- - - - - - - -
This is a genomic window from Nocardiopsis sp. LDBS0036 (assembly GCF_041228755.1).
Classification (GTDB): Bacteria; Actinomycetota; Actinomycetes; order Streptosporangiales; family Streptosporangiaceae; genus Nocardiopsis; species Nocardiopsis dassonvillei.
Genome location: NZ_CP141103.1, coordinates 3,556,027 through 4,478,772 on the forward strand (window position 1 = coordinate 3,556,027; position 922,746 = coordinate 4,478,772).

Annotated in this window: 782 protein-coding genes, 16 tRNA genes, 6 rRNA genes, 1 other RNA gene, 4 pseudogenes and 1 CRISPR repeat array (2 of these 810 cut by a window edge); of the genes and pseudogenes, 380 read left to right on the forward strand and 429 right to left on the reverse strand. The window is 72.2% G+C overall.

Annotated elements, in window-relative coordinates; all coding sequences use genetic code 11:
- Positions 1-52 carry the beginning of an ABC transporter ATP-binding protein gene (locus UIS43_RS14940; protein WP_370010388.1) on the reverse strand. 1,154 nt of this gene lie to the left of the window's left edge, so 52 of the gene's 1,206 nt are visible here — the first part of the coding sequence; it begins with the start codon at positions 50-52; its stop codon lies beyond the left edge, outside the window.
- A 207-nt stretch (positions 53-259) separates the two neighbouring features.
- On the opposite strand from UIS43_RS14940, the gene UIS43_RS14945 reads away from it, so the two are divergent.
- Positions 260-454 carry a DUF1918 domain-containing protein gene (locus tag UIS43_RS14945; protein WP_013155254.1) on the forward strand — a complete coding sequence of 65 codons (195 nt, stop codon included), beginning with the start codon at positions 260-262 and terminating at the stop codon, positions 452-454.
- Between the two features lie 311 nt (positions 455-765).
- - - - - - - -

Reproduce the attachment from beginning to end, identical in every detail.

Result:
This is a genomic window from Nocardiopsis sp. LDBS0036 (assembly GCF_041228755.1).
Classification (GTDB): Bacteria; Actinomycetota; Actinomycetes; order Streptosporangiales; family Streptosporangiaceae; genus Nocardiopsis; species Nocardiopsis dassonvillei.
Genome location: NZ_CP141103.1, coordinates 3,556,027 through 4,478,772 on the forward strand (window position 1 = coordinate 3,556,027; position 922,746 = coordinate 4,478,772).

Annotated in this window: 782 protein-coding genes, 16 tRNA genes, 6 rRNA genes, 1 other RNA gene, 4 pseudogenes and 1 CRISPR repeat array (2 of these 810 cut by a window edge); of the genes and pseudogenes, 380 read left to right on the forward strand and 429 right to left on the reverse strand. The window is 72.2% G+C overall.

Annotated elements, in window-relative coordinates; all coding sequences use genetic code 11:
- Positions 1-52 carry the beginning of an ABC transporter ATP-binding protein gene (locus UIS43_RS14940; protein WP_370010388.1) on the reverse strand. 1,154 nt of this gene lie to the left of the window's left edge, so 52 of the gene's 1,206 nt are visible here — the first part of the coding sequence; it begins with the start codon at positions 50-52; its stop codon lies beyond the left edge, outside the window.
- A 207-nt stretch (positions 53-259) separates the two neighbouring features.
- On the opposite strand from UIS43_RS14940, the gene UIS43_RS14945 reads away from it, so the two are divergent.
- Positions 260-454 carry a DUF1918 domain-containing protein gene (locus tag UIS43_RS14945; protein WP_013155254.1) on the forward strand — a complete coding sequence of 65 codons (195 nt, stop codon included), beginning with the start codon at positions 260-262 and terminating at the stop codon, positions 452-454.
- Between the two features lie 311 nt (positions 455-765).